Do cell phones really impact sperm quality?
LAST UPDATED: Mar 01, 2023
3 MIN READ
HERE'S WHAT WE'LL COVER
Let’s just admit it: We are in deep, committed (probably co-dependent) relationships with our phones. There are many compelling reasons to limit our phone usage, from getting better sleep to preventing “tech neck.” And yes, actually making eye contact with strangers. There is also a claim that consistent exposure to mobile phone radiation could negatively impact sperm quality, potentially causing fertility issues in men.
So, do men need to be tossing or turning off their iPhones in order to remain fertile? Should we be worried about tech neck and tech…um…testicles? We looked into the latest clinical studies to get some answers.
Sperm and semen analysis
First, let’s clarify some stuff about sperm. Many important variables are taken into consideration when analyzing sperm health and its ability to fertilize eggs. For example, there’s motility: the way a sperm moves and swims so it’s able to reach the egg. Then, there’s viability (sometimes called vitality), the number of sperm that are alive, well, and therefore capable of fertilizing an egg. You’ve also got concentration, which is the millions of cells existing per milliliter of semen, and morphology, the shape of the sperm cells. These sperm characteristics in addition to others can be evaluated via a semen analysis, a test that’s done in order to evaluate male fertility.
What science says about sperm and technology
A small study published in the Central European Journal of Urology, suggests there may be a relationship between mobile phone radiation and decreased sperm motility. The study used a small sample size of only 32 men, all of whom had healthy semen parameters and were instructed to avoid keeping their phones in their pockets for a period of two months before the experiment began.
After donating semen, each sample was then divided into two groups: one was kept in close proximity to a cell phone that was on standby mode while the other was not. A call was also placed every 10 minutes. After five hours, the semen in each group was reevaluated, and researchers reported that mobile phone radiation negatively impacted sperm motility in the exposed semen samples.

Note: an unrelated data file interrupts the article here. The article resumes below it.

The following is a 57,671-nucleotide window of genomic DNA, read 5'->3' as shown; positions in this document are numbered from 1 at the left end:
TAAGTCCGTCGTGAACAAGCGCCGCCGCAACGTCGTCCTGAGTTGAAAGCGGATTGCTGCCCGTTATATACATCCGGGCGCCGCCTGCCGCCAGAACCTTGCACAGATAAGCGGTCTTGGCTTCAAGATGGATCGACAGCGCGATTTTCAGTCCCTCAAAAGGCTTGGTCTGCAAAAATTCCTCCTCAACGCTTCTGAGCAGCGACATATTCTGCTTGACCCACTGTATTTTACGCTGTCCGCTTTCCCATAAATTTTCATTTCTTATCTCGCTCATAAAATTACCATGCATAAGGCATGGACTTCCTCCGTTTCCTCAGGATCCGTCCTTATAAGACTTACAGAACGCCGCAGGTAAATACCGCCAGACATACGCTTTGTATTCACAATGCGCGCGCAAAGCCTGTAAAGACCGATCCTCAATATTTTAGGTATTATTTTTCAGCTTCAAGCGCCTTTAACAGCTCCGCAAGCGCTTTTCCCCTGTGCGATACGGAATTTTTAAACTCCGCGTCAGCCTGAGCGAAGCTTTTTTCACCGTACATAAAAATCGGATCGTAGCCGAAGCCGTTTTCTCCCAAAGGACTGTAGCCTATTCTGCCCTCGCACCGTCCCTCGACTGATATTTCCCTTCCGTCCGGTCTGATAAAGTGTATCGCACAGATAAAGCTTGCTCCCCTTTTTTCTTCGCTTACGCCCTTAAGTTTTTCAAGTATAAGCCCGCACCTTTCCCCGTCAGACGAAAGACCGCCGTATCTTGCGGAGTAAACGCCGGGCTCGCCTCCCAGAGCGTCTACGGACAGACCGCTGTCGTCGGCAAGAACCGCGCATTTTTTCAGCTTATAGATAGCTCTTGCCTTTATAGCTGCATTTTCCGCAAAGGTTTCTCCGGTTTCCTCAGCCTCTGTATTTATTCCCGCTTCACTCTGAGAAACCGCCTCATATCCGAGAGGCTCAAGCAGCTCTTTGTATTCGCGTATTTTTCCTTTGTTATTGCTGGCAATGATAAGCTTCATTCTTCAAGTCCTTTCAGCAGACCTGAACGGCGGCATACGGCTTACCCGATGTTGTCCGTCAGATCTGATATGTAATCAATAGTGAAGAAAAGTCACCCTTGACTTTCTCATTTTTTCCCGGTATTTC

In 2014, a literature review was done on ten clinical studies, looking at a total of 1,492 semen samples from all of the trials combined. Overall, 50-80 percent of the samples had normal movement, but that number fell by an average of 8 percent when the samples were exposed to cell phone radiation. This suggests that sperm viability and overall quality may deteriorate when exposed to cell phone frequencies.
It’s important to note, however, that the researchers who led this study ultimately concluded that while there seems to be a correlation between sperm quality and carrying your phone in your pocket, this behavior is more likely to affect men who are on the “borderline” of infertility, such as those already dealing with issues like testicular or genetic abnormalities. More research is needed in this area before definitive conclusions can be drawn.
However, other research suggests that your iPhone is not affecting fertility. A more recent study looked at the semen samples of over 150 donors and found no relationship between cell phone use and semen parameters, like sperm count, motility, and sperm morphology.
Sperm count on the decline
Studies suggest that sperm count is on the decline in North America, Europe, and Australia. However, scientists largely remain unsure as to why. We do know that while sperm counts are plummeting in the Western world, they do not seem to be declining in South America, Asia, and Africa. Does it have to do with the use of cell phones? Not as far as we know—it more likely has to do with environmental toxins, obesity, and factors we may not be aware of yet.
The bottom line (that ends with a question mark)
The medical community isn’t totally sure how cell phones impact sperm quality. While there are a few study results suggesting that cell phone radiation negatively impacts sperm quality, there is still no conclusive understanding. Likely, a variety of factors are at play when it comes to male infertility. More research (and larger sample sizes) are needed.
In the end, you should be aware of risks to your overall health, but don’t be paranoid. A number of lifestyle factors, like diet, smoking, drug and alcohol use, and stress also play a role in male fertility. If you are concerned about potential fertility issues, talk to your healthcare provider.
If you have any medical questions or concerns, please talk to your healthcare provider. The articles on Health Guide are underpinned by peer-reviewed research and information drawn from medical societies and governmental agencies. However, they are not a substitute for professional medical advice, diagnosis, or treatment.